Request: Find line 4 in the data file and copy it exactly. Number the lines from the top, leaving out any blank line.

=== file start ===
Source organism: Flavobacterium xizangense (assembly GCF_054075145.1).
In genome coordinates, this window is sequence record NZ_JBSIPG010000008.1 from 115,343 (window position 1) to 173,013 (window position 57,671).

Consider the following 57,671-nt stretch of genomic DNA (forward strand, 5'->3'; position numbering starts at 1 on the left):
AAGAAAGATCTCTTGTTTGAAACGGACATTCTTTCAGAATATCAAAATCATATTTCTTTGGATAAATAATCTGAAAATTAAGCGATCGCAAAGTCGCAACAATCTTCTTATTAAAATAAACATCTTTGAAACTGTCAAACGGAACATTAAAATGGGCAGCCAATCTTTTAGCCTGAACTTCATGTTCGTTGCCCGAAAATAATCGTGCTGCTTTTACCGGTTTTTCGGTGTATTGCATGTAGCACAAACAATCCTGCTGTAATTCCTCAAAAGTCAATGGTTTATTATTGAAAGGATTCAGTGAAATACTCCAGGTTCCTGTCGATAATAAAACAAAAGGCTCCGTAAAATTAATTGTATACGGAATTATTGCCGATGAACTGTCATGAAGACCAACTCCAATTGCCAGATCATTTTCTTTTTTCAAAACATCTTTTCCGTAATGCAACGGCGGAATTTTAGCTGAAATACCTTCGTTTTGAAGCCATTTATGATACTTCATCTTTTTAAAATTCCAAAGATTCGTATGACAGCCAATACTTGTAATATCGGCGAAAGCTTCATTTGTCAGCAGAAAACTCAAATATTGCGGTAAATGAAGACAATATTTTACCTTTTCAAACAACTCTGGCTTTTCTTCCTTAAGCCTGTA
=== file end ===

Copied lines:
AAGAAAGATCTCTTGTTTGAAACGGACATTCTTTCAGAATATCAAAATCATATTTCTTTGGATAAATAATCTGAAAATTAAGCGATCGCAAAGTCGCAACAATCTTCTTATTAAAATAAACATCTTTGAAACTGTCAAACGGAACATTAAAATGGGCAGCCAATCTTTTAGCCTGAACTTCATGTTCGTTGCCCGAAAATAATCGTGCTGCTTTTACCGGTTTTTCGGTGTATTGCATGTAGCACAAACAATCCTGCTGTAATTCCTCAAAAGTCAATGGTTTATTATTGAAAGGATTCAGTGAAATACTCCAGGTTCCTGTCGATAATAAAACAAAAGGCTCCGTAAAATTAATTGTATACGGAATTATTGCCGATGAACTGTCATGAAGACCAACTCCAATTGCCAGATCATTTTCTTTTTTCAAAACATCTTTTCCGTAATGCAACGGCGGAATTTTAGCTGAAATACCTTCGTTTTGAAGCCATTTATGATACTTCATCTTTTTAAAATTCCAAAGATTCGTATGACAGCCAATACTTGTAATATCGGCGAAAGCTTCATTTGTCAGCAGAAAACTCAAATATTGCGGTAAATGAAGACAATATTTTACCTTTTCAAACAACTCTGGCTTTTCTTCCTTAAGCCTGTA